Today, there are efforts in Detroit to maintain a connection to the land and to keep indigenous traditions alive, such as the Detroit Sugarbush Project, a local group who are trying to bring the Native American tradition of making maple syrup to more people. Other efforts, like Keep Growing Detroit, have found success on a more individualized scale. The nonprofit, whose mission is to help Detroiters grow fruits and vegetables in their communities, supports about 2,300 gardens across the city. 

Before colonialism, Michigan was home to thriving indigenous populations, like the Anishnaabek, which included people of the Ojibwe, Odawa and Potawatomi tribes, also known as the Three Fires. Translated to “first people,” they were the first indigenous people to settle in the Great Lakes region. Iroquois people and people of the Huron-Wendat tribe also shared the region with the Anishnaabek tribes. 

In recognition of Native American Heritage Month in November, One Detroit contributor Bryce Huffman sat down with Antonio Cosme, an organizer with the Detroit Sugarbush Project and Keep Growing Detroit Co-Director of Education and Engagement Rosebud Bear Schneider to learn about Michigan’s indigenous history and efforts to preserve it. 

One Detroit Weekend: December 1, 2023 

Winter is knock-knock-knocking at the door, but even with the chill in the air, there’s still so much to do in and around Detroit this weekend. Cross off some of your holiday shopping at the Winter Markets in Cadillac Square or check out Noel Night coming to the Midtown Detroit. Shoe lovers can browse all the latest sneakers at the Michigan Sneaker Exchange at Huntington Place. Plus, get creative with the Detroit Institute of Arts’ printmaking notecards workshop. See what else is coming up around town on “One Detroit Weekend” with Dave Wagner of 90.9 WRCJ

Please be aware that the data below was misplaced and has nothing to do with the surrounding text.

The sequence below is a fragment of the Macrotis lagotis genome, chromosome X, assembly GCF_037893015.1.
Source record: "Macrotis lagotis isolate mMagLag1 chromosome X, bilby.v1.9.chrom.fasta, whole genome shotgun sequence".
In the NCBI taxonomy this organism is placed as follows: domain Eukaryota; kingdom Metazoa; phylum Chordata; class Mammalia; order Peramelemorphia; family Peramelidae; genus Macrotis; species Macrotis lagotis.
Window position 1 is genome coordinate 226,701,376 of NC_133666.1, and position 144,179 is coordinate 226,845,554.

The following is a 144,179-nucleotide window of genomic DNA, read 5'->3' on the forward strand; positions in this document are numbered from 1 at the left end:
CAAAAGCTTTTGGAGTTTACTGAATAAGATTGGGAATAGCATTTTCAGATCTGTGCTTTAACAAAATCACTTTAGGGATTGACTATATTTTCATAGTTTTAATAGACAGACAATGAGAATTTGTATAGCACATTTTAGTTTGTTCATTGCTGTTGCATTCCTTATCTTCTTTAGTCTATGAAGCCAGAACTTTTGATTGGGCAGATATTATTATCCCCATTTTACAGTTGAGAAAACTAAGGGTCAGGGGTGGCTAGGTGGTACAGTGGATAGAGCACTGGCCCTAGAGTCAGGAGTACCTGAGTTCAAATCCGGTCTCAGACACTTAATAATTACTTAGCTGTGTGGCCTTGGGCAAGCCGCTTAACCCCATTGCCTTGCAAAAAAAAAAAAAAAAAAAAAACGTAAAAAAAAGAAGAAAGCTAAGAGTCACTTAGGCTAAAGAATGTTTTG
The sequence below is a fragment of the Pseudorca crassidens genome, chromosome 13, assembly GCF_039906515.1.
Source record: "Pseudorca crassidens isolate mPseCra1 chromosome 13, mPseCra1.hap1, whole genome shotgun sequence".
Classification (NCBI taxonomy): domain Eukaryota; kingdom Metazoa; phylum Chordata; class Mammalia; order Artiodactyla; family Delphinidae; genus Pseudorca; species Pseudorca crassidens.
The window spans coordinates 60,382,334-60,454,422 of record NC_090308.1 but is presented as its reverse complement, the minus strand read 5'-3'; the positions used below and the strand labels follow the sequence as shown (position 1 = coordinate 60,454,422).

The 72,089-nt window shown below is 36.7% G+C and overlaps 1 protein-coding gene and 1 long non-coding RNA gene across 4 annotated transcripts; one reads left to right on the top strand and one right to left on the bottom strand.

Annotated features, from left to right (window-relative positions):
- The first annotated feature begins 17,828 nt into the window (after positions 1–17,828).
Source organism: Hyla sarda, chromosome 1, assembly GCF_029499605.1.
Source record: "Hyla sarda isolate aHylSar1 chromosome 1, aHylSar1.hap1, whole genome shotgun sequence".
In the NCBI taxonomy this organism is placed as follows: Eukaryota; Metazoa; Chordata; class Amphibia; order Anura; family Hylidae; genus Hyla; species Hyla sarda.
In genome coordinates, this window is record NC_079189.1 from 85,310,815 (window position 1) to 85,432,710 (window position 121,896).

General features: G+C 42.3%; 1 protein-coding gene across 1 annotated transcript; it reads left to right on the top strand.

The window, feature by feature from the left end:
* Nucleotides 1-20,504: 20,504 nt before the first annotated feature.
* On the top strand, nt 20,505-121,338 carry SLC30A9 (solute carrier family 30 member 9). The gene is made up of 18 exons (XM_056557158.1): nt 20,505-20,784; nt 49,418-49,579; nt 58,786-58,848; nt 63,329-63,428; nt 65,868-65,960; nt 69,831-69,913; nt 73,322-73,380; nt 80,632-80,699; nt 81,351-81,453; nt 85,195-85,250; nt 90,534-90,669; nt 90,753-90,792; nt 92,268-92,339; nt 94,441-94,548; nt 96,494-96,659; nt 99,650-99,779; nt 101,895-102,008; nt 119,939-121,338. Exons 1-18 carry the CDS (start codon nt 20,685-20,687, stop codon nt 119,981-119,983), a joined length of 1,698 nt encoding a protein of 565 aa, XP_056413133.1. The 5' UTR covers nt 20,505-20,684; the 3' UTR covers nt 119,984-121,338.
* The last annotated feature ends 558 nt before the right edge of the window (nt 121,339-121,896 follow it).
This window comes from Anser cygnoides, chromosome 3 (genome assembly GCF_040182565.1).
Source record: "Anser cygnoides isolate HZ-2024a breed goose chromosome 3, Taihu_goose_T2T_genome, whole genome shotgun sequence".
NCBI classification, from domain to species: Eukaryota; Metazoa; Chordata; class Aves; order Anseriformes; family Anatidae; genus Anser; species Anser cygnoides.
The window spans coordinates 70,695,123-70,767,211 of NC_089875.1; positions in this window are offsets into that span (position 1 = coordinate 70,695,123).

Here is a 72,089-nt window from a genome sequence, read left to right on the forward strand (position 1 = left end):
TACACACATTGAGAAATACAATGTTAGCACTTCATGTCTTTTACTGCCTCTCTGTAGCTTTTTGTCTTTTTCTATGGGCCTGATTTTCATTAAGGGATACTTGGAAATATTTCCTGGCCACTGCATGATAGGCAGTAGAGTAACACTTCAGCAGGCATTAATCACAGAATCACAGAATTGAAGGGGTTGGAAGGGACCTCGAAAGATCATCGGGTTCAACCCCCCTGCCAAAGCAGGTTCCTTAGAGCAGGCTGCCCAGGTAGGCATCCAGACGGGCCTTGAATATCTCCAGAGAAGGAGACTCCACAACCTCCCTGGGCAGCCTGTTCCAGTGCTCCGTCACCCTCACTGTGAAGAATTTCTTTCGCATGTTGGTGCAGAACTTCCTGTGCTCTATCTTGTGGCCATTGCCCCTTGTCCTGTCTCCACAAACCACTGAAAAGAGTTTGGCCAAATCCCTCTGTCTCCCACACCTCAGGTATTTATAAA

List of Upcoming Events:  

  • Support small businesses as you check off your holiday shopping list at the Winter Markets in Detroit’s Cadillac Square. Shopping is open through January 7, 2024. 
  • Marvel in the choreography of Cirque Dreams as they perform their Holidaze holiday spectacular at the Fox Theatre in Detroit Dec. 1-3. The performance blends Broadway-style music with contemporary circus artistry. 
  • Celebrate the holiday season with a visit to Santa, live music, make-and-take activities and more at the 49th annual Noel Night Saturday, Dec. 2 in the Midtown Detroit and Cultural Center District. 
  • Calling all sneakerheads — visit Michigan’s largest sneaker show, the Michigan Sneaker XChange at Huntington Place in Detroit on Saturday, Dec. 2. You can buy, sell and trade your shoes as well as shop from more than 150 vendors. 
  • Hear some of your favorite classic Christmas tunes at the Celtic Women Christmas Symphony Tour, taking place Sunday, Dec. 3 at the Music Hall Center for the Performing Arts in Detroit. 
  • Join the queen of Christmas herself, Mariah Carey, who’s bringing her “Merry Christmas One and All” concert to Little Caesars Arena Friday, Dec. 1 
  • Make your own notecards at one of three Detroit Institute of Arts’ drop-in printmaking workshops on Dec. 1-3. Attendees will use foam printing plates, water-based inks and a wooden stylus to create beautiful, one-of-a-kind hand-pulled prints on paper. 
  • Learn about the life of Geddy Lee, Canadian musician and songwriter best known as the bassist and lead singer of Rush, at The Fillmore Detroit on Monday, Dec. 4 for his “My Effin’ Life in Conversation” book tour.